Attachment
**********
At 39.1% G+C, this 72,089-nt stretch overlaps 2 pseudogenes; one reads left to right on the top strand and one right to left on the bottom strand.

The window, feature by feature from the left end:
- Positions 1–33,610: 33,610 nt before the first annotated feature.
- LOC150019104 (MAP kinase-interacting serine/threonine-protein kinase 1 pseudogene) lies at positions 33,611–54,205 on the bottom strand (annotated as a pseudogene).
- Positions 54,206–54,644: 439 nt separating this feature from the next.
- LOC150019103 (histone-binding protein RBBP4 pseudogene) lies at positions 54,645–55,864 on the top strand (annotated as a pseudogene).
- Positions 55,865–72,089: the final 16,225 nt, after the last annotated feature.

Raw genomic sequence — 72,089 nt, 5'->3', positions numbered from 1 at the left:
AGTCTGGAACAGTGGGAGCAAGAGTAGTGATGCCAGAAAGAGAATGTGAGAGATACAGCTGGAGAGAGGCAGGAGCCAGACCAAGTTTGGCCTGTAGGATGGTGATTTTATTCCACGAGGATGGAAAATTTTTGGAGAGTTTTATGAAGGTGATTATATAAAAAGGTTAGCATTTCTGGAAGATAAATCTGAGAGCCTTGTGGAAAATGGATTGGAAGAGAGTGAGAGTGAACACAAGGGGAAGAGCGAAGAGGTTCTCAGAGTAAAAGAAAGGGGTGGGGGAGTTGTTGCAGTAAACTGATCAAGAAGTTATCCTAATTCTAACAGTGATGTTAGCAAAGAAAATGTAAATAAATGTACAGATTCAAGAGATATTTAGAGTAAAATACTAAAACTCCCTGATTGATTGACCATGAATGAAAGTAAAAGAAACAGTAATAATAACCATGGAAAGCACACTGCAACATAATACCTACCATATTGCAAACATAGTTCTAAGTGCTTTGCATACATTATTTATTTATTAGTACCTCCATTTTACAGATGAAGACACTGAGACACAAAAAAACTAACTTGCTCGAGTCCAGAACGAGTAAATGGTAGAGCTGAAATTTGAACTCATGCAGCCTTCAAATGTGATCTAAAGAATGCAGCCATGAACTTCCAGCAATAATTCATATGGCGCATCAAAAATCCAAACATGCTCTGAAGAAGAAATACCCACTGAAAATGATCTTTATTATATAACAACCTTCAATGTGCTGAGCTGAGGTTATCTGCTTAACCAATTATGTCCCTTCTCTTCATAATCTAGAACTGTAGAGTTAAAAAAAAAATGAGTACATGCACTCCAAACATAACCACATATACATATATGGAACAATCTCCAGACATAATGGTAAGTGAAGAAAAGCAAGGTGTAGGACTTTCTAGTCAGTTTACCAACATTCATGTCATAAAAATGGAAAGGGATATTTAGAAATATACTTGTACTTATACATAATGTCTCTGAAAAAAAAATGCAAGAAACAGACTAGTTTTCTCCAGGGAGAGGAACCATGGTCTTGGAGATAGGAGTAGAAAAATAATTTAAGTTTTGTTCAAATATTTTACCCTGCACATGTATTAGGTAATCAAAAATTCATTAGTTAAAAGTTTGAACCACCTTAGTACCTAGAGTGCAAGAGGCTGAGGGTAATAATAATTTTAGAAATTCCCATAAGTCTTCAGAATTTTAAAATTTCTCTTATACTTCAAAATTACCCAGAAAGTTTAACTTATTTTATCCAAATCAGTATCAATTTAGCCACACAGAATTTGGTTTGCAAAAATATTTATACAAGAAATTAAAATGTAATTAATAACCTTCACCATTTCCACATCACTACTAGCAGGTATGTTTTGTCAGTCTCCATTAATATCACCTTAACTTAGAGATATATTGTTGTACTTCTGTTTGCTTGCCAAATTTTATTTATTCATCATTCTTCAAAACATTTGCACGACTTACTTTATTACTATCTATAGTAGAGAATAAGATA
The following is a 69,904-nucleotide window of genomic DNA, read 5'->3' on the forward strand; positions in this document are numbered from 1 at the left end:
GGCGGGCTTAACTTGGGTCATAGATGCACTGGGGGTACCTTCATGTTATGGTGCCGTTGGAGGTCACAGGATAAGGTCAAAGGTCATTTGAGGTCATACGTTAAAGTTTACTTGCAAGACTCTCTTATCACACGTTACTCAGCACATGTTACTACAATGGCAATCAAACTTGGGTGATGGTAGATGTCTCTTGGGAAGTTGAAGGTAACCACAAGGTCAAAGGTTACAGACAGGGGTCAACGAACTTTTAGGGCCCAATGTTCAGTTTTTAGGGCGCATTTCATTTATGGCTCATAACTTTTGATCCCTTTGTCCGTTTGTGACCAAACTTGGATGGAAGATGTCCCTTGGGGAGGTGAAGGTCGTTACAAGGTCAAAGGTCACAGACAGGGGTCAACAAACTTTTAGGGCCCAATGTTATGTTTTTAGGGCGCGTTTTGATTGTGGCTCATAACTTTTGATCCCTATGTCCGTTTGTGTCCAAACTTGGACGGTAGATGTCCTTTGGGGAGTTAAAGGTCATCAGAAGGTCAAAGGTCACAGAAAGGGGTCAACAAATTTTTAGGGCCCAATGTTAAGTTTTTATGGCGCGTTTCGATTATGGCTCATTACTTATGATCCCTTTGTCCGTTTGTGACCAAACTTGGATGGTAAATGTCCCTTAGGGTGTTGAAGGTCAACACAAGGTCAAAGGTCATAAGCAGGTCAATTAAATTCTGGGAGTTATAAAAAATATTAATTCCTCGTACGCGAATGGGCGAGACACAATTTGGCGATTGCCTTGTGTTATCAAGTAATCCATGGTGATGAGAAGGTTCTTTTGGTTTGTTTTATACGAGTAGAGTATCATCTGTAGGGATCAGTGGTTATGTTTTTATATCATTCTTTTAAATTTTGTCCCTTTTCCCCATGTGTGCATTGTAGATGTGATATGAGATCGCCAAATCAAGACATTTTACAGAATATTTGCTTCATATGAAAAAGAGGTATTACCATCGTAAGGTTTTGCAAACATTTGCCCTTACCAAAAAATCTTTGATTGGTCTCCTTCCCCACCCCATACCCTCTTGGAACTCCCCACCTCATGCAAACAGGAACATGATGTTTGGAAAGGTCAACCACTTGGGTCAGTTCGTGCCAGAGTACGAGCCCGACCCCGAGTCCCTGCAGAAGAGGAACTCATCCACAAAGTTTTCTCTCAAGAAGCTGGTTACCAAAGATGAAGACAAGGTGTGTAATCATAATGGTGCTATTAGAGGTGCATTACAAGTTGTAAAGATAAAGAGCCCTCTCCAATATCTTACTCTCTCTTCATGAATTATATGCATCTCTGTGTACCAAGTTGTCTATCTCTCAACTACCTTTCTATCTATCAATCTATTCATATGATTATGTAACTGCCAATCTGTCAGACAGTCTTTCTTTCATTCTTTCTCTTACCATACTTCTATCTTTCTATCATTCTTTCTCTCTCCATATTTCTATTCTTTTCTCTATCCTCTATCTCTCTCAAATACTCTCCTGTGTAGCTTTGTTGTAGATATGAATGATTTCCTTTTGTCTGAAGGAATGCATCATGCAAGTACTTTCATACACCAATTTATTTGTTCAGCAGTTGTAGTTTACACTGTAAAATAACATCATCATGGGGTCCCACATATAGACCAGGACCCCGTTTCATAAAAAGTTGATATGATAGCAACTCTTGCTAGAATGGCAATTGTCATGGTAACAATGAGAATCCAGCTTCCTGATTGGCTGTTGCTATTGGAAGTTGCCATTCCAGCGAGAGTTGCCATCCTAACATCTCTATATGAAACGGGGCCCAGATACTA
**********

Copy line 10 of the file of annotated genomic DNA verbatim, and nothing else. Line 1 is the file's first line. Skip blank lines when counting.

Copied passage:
The following is a 69,904-nucleotide window of genomic DNA, read 5'->3' on the forward strand; positions in this document are numbered from 1 at the left end: